Rubio: Net-neutrality claims ‘ridiculous’

Sen. Marco RubioMarco Antonio RubioCongress — when considering women’s health, don’t forget about lung cancer Anti-Maduro Venezuelans not unlike anti-Castro Cubans of yore Tax reform postmortem reveals lethal dose of crony capitalism MORE (R-Fla.) punctuated several hours of Senate floor debate on net neutrality Wednesday afternoon by forcefully dismissing arguments that overturning the Federal Communications Commissions rules would jeopardize the freedom of the Internet.

Rubio went through a litany of innovations and achievements of the technology industry in recent years, including the expansion of broadband, tablet computers, mobile devices and the creation of jobs despite the recession, noting all took place before the FCCs Open Internet Order.

Yet the proponents of Internet regulation claim that the freedom and growth of the Internet are in jeopardy, Rubio said, calling such arguments ridiculous.

To suggest that some type of regulation is needed flies in the face of the growth of the Internet economy.

His remarks came during debate on a resolution to overturn the FCCs net-neutrality rules, which are scheduled to take effect Nov. 20. The rules would ban broadband providers from discriminating between two similar content providers.

A vote on the resolution is expected Thursday, but the White House has already threatened a veto if it should pass. Net neutrality was part of Obamas campaign platform, and his administration has framed the rules as vital to preventing corporate control over the Internet.

The House passed a similar resolution this summer, and Senate Commerce Committee ranking member Kay Bailey Hutchison (R-Texas) repeatedly exhorted her colleagues to do the same during the debate, arguing that the rules would stifle innovation and were an example of bureaucrats trying to write laws instead of Congress.

Senate Commerce Committee Chairman Jay RockefellerJohn (Jay) Davison RockefellerSenate GOP rejects Trump’s call to go big on gun legislation Overnight Tech: Trump nominates Dem to FCC | Facebook pulls suspected baseball gunman's pages | Uber board member resigns after sexist comment Trump nominates former FCC Dem for another term MORE (D-W.Va.) argued that the FCCs rules take a light-touch approach and keep the playing field even for smaller companies and innovators. Like many net-neutrality supporters, he said he would have preferred stronger rules that would also cover wireless providers, which are exempt from the FCCs order.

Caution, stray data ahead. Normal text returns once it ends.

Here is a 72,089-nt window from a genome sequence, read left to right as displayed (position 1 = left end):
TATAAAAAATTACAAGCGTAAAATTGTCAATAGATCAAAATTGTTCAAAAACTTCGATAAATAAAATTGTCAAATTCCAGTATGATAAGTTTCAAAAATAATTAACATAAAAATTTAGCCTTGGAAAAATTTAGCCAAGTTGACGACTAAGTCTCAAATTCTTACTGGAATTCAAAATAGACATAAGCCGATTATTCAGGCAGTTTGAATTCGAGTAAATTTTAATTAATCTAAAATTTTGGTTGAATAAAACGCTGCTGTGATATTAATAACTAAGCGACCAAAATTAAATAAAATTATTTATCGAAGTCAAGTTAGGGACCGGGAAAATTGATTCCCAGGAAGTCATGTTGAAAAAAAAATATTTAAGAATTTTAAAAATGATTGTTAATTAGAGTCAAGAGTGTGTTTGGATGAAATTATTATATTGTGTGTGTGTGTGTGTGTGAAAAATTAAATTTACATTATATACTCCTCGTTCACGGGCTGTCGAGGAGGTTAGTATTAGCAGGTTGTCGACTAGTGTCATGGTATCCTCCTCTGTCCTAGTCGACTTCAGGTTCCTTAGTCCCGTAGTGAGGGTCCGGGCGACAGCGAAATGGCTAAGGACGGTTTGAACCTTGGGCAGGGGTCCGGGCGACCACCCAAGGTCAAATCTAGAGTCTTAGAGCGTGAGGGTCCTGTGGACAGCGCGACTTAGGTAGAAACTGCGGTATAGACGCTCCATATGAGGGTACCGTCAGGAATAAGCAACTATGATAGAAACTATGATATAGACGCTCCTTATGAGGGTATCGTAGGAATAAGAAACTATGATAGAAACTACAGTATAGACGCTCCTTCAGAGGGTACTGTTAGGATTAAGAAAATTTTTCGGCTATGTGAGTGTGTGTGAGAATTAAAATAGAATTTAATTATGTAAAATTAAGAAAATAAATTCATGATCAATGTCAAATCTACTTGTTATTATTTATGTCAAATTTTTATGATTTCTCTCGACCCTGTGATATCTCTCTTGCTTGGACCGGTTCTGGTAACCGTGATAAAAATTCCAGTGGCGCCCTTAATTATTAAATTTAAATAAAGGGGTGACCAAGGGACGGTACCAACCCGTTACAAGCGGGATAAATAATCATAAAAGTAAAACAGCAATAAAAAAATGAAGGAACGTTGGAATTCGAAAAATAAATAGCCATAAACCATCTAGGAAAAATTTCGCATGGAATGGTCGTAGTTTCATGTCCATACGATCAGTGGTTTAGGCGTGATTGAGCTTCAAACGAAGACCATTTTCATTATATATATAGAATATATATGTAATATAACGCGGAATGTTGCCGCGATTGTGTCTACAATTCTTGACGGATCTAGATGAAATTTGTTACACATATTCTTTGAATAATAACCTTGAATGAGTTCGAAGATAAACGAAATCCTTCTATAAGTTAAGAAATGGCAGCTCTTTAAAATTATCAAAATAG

Sen. Al FrankenAlan (Al) Stuart Franken100 days after House passage, Gillibrand calls on Senate to act on sexual harassment reform Eric Schneiderman and #MeToo pose challenges for both parties Senate confirms Trump judicial pick over objections of home-state senator MORE (D-Minn.) repeated his previous assertion that net neutrality is the free speech issue of our time and called the resolution a distraction from creating jobs.

Franken said opponents of net neutrality are driven by misinformation and noted that no major telecom firms have publicly backed the attempt to overturn the rules.

Rubio suggested the FCC was following a pattern of over-regulation that has stifled the U.S. economy.

We are regulating where regulation is not needed, he said. We are regulating based on speculation, regulating in search of a problem.

Several Democrats noted that the past two FCC chairmen, both Republicans, pursued similar net-neutrality policies. A federal court threw out the FCCs previous attempt at enforcing the doctrine against Comcast last year, prompting the FCC to pass new rules last December.

The agency already faces a host of legal challenges from both the right and the left, meaning a federal court will likely have the last word on whether the rules ultimately take effect.